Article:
In Distributed FAQ, Matt Mullenweg addresses some of the most common issues companies, executives, and individuals face as they consider transitioning to a distributed model.
Q. With the rapid rise of distributed work, what are your top pieces of advice for someone going through the transition from a traditional work environment to a remote one?
A: There are many things individuals can do to make the switch successful, but here are five pointers to get you started.
- Make a list of all the things you like and don’t like about previous work experiences and use it to design — and implement — micro-habits to increase your health and happiness. Remote work comes with the autonomy to build your own bespoke work environment.
- Writing ability is crucial, and distributed work only amplifies its importance. Assume positive intent when using written communication.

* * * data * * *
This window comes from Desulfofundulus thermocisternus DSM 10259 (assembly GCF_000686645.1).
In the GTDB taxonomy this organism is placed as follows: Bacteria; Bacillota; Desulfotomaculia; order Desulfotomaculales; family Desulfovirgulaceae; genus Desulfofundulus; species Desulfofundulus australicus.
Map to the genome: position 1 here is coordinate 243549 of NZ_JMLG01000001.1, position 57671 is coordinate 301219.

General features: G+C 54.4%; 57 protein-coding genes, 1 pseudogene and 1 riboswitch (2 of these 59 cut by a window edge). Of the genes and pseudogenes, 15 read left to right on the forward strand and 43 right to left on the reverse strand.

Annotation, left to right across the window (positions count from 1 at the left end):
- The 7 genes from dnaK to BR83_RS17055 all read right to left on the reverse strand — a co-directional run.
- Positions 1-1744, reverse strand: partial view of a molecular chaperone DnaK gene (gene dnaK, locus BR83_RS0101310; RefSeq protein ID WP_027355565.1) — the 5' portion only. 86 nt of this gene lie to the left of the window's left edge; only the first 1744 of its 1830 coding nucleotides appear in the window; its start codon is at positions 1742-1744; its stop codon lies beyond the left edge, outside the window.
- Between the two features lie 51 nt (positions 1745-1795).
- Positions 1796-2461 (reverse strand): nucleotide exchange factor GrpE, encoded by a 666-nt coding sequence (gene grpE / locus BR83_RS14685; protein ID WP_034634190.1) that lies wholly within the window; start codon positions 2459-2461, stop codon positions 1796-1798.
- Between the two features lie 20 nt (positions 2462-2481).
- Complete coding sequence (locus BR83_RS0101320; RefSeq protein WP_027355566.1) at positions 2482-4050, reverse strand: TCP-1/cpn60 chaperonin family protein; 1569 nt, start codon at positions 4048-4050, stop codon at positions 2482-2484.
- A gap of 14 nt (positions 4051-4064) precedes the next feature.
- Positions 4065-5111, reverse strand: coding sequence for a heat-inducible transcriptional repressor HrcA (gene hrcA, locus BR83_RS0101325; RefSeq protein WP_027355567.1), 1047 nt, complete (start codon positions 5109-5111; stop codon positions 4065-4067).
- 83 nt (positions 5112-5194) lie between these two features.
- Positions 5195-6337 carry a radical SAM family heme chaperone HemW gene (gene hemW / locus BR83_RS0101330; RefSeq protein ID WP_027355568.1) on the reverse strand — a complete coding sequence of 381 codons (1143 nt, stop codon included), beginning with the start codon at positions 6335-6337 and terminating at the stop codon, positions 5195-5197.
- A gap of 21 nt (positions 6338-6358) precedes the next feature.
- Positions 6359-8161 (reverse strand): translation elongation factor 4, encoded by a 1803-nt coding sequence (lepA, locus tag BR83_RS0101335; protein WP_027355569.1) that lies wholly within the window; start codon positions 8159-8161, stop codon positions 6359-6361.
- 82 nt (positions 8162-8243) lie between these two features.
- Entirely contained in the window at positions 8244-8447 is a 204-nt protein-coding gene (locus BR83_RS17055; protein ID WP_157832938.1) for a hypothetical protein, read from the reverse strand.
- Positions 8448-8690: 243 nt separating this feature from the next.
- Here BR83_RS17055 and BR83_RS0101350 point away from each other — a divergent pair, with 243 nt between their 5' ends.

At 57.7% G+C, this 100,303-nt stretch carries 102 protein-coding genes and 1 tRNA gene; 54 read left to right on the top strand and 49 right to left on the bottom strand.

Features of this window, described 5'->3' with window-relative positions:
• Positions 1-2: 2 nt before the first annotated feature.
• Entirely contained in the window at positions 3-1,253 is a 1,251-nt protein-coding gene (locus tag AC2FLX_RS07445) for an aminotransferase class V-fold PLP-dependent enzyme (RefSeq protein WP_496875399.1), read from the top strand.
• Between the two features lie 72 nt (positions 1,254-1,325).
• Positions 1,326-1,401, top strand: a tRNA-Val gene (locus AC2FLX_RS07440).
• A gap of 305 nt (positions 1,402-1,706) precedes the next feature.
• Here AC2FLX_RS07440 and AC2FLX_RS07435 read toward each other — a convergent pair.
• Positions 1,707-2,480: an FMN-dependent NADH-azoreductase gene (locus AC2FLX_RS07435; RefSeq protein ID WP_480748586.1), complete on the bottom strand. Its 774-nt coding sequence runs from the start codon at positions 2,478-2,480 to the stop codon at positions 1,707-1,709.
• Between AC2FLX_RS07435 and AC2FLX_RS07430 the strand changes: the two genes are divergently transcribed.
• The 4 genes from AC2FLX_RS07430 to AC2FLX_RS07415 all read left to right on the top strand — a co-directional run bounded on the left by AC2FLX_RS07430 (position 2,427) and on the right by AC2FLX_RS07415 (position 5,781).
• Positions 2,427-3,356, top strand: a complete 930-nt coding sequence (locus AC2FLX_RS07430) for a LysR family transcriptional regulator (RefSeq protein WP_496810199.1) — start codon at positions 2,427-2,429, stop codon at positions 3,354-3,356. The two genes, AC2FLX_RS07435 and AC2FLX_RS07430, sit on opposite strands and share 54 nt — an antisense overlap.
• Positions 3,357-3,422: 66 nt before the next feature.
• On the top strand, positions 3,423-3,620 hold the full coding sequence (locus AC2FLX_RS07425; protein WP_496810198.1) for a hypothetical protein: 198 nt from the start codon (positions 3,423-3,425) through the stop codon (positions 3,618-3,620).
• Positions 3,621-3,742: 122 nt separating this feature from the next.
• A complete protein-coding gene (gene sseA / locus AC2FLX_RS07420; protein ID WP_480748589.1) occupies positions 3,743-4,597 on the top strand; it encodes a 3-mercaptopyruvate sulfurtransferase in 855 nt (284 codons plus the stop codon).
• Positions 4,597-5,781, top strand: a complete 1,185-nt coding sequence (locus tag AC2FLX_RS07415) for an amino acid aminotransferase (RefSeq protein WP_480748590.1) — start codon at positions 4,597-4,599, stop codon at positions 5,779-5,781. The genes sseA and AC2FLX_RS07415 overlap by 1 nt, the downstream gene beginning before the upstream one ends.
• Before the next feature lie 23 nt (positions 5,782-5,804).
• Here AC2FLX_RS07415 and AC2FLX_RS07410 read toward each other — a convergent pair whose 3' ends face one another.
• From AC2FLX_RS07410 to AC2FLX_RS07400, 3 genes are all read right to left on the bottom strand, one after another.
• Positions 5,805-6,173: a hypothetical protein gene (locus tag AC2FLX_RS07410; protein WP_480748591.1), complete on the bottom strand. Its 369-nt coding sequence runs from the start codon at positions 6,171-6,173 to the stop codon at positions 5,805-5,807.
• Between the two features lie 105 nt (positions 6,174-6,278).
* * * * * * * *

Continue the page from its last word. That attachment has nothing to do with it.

- Look at the outcomes you’re producing, not the time you spend at your laptop. It can be powerful to self-track and document what you’re working on. At Automattic, we encourage self-analytics — taking agency over the assessment of one’s own outcomes.
- It’s important to structure your day. A little more schedule actually helps, whether it’s to keep a normal grooming routine in the morning or to set a firm time at which you turn off everything. Set a time to stop as well as to start, and find a dedicated workspace. Implement systems that help you maintain focus (e.g. the Pomodoro Technique for time management).
- Implement self-care and opportunities to interact socially.
For more insights on how to design your own distributed work environment, listen to Matt’s conversation with Lydia X. Z. Brown, or browse our gear and tools recommendations.
You provide a lot of very good advice for individuals making the transition to a remote work, what would be the advice to the same question but for a company or a manager ? In particular, how to better manage the performance of a remote team ?